Mille Lacs Messenger
By: Vivian LaMoore
During a closed session of the Mille Lacs County Board regular meeting Tuesday, Nov. 21, the board made the decision to hire Randy Thompson to represent the county in the lawsuit filed by the Mille Lacs Band of Ojibwe. The board then agreed to seek outside counsel to represent Mille Lacs County Attorney Joe Walsh and Mille Lacs County Sheriff Brent Lindgren as they are also named separately in the original complaint.
The closed session was placed as an add-on agenda item. That criteria met the rules and guidelines of the Open Meeting Law in that it was a regularly scheduled meeting and a lawsuit has been filed in court which made it eligible as pending litigation.
When the board returned to the regular session in open forum, the board agreed unanimously in favor of going ahead with outside counsel. They then also voted unanimously without any discussion to attend the Governor recommended mediation with the Band and pay their own way. That was an item tabled from the previous board meeting. The mediation was scheduled for Monday, Nov. 27 after the deadline for this issue. See an upcoming issue for information on the outcome of the mediation.
When the regular meeting was adjourned, a Band member from the audience stood and thanked the board for moving ahead with the mediation process. Commissioner Dave Oslin smiled and gave a thumbs up.
Late on Wednesday, Nov. 22, the Mille Lacs County Administrator Pat Oman issued a press release that stated the lawsuit filed by the Band “is without legal merit. Facts alleged in the lawsuit are inaccurate, and Mille Lacs County looks forward to setting the record straight in court.”
In the press release the county alleges underlying this lawsuit is the Band “using law enforcement in Mille Lacs County for political purposes – specifically as a vehicle to reestablish the 1855 Reservation. The Band’s claim that there is no legal basis to dispute the existence of the Reservation will be challenged in Federal Court.”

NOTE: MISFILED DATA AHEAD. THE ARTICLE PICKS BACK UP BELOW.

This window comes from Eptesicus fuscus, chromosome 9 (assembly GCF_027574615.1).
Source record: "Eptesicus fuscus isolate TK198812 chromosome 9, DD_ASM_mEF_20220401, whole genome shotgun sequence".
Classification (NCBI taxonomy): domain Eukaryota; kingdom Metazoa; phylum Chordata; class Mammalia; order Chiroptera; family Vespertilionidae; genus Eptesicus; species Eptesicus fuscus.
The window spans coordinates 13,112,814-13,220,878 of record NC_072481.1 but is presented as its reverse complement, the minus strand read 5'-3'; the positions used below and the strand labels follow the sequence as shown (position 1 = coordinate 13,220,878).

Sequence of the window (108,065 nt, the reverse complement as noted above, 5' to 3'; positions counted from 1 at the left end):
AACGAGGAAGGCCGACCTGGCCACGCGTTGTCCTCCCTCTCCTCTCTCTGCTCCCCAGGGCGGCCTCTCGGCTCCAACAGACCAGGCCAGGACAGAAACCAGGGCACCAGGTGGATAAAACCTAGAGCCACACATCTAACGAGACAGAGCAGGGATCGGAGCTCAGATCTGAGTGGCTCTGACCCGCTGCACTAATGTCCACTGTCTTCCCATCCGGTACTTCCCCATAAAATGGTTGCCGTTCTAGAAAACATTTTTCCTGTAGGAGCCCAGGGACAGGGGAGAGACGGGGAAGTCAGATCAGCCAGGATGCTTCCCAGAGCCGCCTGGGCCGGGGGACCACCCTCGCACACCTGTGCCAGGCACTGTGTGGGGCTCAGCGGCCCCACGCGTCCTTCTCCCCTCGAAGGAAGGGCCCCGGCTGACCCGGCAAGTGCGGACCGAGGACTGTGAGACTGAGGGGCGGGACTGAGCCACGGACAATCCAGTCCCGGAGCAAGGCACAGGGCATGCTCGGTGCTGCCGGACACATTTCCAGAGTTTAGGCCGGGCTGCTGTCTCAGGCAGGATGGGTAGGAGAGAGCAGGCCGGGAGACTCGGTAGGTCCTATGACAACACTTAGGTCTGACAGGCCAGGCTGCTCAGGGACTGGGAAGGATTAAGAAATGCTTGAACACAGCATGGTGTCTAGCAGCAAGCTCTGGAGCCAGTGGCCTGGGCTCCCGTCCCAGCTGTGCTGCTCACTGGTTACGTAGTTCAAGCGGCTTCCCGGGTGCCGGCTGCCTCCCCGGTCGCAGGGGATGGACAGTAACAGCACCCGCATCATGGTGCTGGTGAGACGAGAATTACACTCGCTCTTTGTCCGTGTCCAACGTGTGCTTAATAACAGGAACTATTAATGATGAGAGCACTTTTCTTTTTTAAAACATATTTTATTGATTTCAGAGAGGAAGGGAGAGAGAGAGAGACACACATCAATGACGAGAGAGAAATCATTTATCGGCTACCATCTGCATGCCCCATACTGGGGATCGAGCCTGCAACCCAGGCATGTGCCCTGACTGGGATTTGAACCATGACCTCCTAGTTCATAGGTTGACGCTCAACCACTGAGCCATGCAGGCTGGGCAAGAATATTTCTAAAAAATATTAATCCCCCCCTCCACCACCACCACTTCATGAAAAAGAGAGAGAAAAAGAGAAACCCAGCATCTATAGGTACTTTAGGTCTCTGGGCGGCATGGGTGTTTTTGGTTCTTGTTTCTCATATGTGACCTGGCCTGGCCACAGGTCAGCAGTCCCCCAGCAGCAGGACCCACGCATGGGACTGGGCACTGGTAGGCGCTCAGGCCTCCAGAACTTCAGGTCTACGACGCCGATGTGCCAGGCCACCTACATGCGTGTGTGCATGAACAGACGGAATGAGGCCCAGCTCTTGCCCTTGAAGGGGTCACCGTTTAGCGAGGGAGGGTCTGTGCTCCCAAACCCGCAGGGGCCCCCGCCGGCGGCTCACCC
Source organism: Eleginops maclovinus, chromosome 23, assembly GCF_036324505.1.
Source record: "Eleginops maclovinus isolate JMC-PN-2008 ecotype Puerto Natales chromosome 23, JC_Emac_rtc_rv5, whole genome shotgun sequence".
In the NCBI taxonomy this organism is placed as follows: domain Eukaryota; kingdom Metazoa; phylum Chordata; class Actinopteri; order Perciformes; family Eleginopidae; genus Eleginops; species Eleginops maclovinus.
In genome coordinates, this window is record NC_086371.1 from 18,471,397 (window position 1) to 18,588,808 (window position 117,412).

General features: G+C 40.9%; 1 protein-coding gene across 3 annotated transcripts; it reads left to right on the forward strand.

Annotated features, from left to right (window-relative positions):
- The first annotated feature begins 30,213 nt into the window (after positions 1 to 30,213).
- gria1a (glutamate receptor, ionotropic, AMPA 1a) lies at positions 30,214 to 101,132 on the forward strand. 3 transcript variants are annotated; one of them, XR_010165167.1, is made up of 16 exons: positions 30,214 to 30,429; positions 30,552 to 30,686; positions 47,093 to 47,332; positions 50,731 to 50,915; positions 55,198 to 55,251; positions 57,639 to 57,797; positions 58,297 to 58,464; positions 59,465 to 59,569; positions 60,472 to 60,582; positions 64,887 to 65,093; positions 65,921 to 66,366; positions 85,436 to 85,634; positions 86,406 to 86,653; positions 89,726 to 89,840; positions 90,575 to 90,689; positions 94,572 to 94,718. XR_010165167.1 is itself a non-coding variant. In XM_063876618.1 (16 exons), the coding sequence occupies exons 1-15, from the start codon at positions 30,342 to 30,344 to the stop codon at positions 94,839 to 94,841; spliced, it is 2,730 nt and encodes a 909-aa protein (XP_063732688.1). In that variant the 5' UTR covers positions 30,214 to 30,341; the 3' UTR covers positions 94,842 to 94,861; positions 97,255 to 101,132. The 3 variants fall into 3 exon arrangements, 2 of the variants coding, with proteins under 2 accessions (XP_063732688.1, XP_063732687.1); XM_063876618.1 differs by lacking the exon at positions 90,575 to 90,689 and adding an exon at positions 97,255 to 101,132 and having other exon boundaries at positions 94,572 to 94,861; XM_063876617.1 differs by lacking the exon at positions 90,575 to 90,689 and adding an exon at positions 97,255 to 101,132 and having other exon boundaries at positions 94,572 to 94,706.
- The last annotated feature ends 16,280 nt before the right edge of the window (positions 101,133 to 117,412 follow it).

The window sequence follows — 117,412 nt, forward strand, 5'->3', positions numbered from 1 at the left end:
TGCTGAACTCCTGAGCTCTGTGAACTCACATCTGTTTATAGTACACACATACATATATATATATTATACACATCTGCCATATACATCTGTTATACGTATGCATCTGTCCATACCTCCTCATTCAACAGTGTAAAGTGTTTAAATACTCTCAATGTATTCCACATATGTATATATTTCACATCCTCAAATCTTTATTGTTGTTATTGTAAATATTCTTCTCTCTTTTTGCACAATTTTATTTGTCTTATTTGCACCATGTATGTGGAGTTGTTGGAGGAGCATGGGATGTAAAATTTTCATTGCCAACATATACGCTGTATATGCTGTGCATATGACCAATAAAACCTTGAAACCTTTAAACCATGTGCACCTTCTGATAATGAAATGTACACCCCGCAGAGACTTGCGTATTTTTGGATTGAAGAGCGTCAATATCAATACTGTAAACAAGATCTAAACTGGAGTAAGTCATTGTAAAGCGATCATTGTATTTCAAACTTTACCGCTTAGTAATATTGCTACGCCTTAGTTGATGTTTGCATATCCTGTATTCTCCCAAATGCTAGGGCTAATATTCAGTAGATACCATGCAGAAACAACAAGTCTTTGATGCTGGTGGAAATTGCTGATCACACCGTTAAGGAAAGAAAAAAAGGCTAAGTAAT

The county press release also stated the county “stands behind and supports the law enforcement efforts of both the sheriff and the county attorney who have done a remarkable job in very difficult circumstances created by the dispute over the existence of the 1855 Reservation.”
One of the sticking points of the lawsuit is the Band’s claim Tribal police do not have authority to exercise state law within the reservation boundary or on trust lands. According to the press release from the county, “at a bare minimum, Band officers have the authority to stop and detain anyone violating state law on the Band’s trust lands to turn them over to state law enforcement. Mille Lacs County has encouraged the Band to exercise this authority within the bounds of Minnesota law.”
The statement alleges Tribal officers may detain a person for violating the law. It does not give Tribal officers the power to make an arrest.
The county claims the county attorney “has prosecuted many offenders who have been detained and investigated by the Band Police Department, even after the revocation of the cooperative agreement. These cases have included drug cases, obstruction of a peace officer and fleeing from a peace officer.” The county believes those instances indicate the county attorney’s office views Band police officers as peace officers “in appropriate circumstances.”
As of press time, there had not been a court date set.
- There will be a special meeting on Thursday, Nov. 30, at 12:30 p.m. The purpose of the special meeting will be to review preliminary budget and review the Truth in Taxation presentation. “Commissioners will get a chance to see it ahead of time,” Oman said.
- The regular board meeting scheduled for Tuesday, Dec. 5, at 9 a.m. has been canceled due to the Truth in Taxation meeting scheduled for 6 p.m. that evening.
- Oman discussed brief information regrading the preliminary budget capital improvement plan wherein the sheriff’s office plans to spend $220,000 every year for the next five years on new cars. For 2018 the plan is to take the $220,000 split at $110,000 each between the sheriff fund budget and capital fund budget. From 2019 going forward, the county plans to take the $220,000 from county levy, sheriff fund and capital fund budgets.
- Oman said the county received a last minute invitation by Secretary of the Interior Ryan Zinke to meet with selected county officials. Oman said, “we found it very informative. He seemed like a very honorable man.”
- The Malone Island bridge project in Isle has been “held up” due to encounters with the long-eared bat, according to county engineer Bruce Cochran. The bats live under the bridge.
- Snacks on Mille Lacs was approved for a $5,000 tourism grant in accordance with the Mille Lacs Lake Economic Relief Program.
- Hawthorne Outdoors guide service was a approved for a loan up to $50,000 depending on availability of funds remaining in the Mille Lacs Lake Economic Relief Loan Program.